It's an easy and compelling read which ought to raise many questions and spur further curiosity on the subject. If you get through that, try giving this gem a go. It's an easy read that give a sweeping overview of religious developments through the region. Many debatable points made by the author, but an easy starting point to branch out from.

I don't rant much on the topic. Generally the ranting people are oversimplifying matters and attempting to reconcile their personal bias with reality. Be attentive of the people willing to step back and question what they think they know about this diverse region.

u/dafoe · 1 pointr/politics

I have read the rebuttal after I finished reading the book. If you read it, you will find that the rebuttal is just some vague bullshit that debates minor points and that it does not really disprove the main point of the author, which is disaster economics.

The book I linked does go over the top, but the gist of it is true. Read Stephen Kinzer's overthrow and All the shah's men and you can verify most of the stuff from the Naomi Klein's book.

u/Briannatron · 1 pointr/booksuggestions

All the Shah's Men is about the CIA coup that deposed Iran's first democratically elected prime minister. Great read.

u/Zeuxis5 · 1 pointr/history

All the Shah’s Men by Stephen Kinzer was a good read, but I’m not quite sure it is exactly what you are looking for.’s+men&qid=1564445384&s=books&sr=1-2

u/TheThirdWhey · 1 pointr/ImGoingToHellForThis

Well I think I did make factual claims, but I definitely didn't justify them to a sufficient extent. Here are a couple of books which develop the only possibly contentious claim, that the U.S. and U.K. backed overthrow of Mossadegh led inexorably to the Islamic revolution:

I apologise that I can't really go into depth on this topic myself; frankly I'm not knowledgeable enough to come close to doing the argument justice, and I have simply drawn my conclusions from the existing available scholarship, such as the above.

It should be noted, however, that this is not a particularly controversial position; I'm not a historian and haven't studied history beyond the undergraduate level, or modern history at all, but as far as I'm aware there aren't many academic sources that would contradict the claim that the overthrow of Mossadegh and the subsequent perception of the Shah as a Western lapdog were significant contributing factors to the revolution of '79.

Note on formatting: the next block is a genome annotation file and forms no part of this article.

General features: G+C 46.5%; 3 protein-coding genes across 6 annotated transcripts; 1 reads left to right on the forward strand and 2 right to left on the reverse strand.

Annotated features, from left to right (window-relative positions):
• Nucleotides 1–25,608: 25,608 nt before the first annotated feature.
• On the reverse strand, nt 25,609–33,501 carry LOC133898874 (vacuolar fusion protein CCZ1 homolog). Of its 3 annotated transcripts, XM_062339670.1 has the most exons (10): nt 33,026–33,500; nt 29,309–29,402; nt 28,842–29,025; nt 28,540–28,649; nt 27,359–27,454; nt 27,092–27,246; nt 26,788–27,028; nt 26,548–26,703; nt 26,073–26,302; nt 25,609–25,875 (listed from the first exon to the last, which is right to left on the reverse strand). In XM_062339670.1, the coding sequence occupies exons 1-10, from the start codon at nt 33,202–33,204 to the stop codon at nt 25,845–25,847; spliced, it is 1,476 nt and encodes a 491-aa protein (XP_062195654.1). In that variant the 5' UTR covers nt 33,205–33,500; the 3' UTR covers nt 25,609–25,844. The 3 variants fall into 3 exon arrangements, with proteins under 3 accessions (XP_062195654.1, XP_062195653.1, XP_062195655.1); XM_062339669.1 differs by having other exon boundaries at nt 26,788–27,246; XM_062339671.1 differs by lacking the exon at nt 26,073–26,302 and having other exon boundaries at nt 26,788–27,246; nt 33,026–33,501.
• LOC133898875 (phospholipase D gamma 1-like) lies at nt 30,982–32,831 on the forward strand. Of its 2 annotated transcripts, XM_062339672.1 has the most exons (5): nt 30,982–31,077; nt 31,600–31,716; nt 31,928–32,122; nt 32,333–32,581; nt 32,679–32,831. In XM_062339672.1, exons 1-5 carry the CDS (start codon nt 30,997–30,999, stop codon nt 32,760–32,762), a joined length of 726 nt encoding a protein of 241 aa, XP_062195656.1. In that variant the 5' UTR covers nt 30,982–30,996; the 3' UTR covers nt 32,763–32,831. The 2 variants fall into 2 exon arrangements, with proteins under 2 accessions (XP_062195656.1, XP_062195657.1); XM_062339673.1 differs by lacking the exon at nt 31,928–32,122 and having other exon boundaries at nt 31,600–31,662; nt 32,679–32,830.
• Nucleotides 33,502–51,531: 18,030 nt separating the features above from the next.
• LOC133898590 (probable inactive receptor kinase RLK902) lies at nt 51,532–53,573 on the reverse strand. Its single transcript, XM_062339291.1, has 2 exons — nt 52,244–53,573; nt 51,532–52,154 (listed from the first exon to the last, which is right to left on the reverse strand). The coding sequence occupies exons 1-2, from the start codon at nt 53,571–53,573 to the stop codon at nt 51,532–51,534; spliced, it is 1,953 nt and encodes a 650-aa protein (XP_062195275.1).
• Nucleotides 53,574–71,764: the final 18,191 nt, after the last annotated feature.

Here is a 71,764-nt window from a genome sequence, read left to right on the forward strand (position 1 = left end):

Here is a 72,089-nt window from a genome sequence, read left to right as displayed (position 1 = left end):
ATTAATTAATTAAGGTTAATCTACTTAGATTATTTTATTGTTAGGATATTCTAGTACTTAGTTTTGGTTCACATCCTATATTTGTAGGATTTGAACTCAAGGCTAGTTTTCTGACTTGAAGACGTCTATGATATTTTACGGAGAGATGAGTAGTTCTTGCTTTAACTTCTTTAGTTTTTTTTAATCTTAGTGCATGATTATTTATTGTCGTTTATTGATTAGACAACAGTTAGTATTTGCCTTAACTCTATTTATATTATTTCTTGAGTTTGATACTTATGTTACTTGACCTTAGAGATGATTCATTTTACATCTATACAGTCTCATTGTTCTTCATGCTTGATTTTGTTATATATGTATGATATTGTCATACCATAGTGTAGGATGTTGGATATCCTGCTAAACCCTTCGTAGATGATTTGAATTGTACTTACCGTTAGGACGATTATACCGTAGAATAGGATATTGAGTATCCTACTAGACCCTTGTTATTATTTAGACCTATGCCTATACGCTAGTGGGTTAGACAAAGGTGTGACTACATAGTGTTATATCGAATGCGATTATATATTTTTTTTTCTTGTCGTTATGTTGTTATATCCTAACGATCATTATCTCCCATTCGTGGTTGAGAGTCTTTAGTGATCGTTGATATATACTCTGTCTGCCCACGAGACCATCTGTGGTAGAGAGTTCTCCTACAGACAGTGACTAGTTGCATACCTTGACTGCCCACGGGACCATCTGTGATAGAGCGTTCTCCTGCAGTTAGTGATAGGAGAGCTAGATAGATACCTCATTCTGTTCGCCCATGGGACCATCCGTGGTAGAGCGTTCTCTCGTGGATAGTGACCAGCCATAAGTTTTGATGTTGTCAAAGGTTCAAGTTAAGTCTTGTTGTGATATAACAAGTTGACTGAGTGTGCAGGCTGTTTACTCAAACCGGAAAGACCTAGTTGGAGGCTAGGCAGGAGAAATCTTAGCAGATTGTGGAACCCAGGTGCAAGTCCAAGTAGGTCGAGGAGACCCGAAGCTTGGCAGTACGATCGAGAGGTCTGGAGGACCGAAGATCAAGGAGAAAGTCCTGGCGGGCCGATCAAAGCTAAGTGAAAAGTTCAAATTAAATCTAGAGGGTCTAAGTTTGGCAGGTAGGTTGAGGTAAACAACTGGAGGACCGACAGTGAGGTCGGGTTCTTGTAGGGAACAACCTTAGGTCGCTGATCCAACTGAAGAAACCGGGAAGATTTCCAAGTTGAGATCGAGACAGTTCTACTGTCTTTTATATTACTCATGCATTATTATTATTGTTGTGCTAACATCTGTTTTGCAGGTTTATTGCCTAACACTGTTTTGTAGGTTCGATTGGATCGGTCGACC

u/wederty6h6 · 1 pointr/pics

>This all happened because an Anglo-American alliance crushed Iranian efforts to self-govern and installed a puppet who would serve the interests of international petrochemical companies.

not even slightly what happened. that's not even close. lot's of people think they know what happened, but very few ever bothered to read a book or two about it.

anglo-persian oil never got back in to iran. they were done the moment it happened.
and the Shah is the one who led the oil embargo in the 1970s that lead to massive stagflation in the 1970s and 1980s.

the u.s. was involved in the coup, ran the coup actually, the brits were gone at that point, and basically only through money, about $1 million dollars, the rest was all popular Iranian support for the shah, and the u.s. and the CIA did it exclusively because of fear of the communist element (the Tudeh party that the shah had banned and Mosaddegh was courting) that was part of national front.

and the Shah was the modernizing element in all events. he and his father were the ones who pushed the reforms that gave women those rights in all events. not some grass routes iranian liberalism. his father went into the mosques and whipped the imams a one point. and then the shah pushed through the right for women to vote and other reforms in the 50s and 60s and 70s.

you have it both ways. that it us our fault for the shah, the modernizer in a 7th century world, and the backlash. it's retarded. and yall should read a book.

these are three diffrenet ones, all with varying viewpoints

u/LaszloK · 0 pointsr/

You should read All the Shah's Men, it's a real eye opener.

u/yaix · 0 pointsr/worldnews

/u/drunkentune just did for the history surrounding Operation Ajax and the overthrow of Mosadegh: All the Shah's Men

But for the entire thing, from the late 40s up until the last Iraq war, I don't know any book, sorry.

u/bigger_than_jesus · -1 pointsr/pics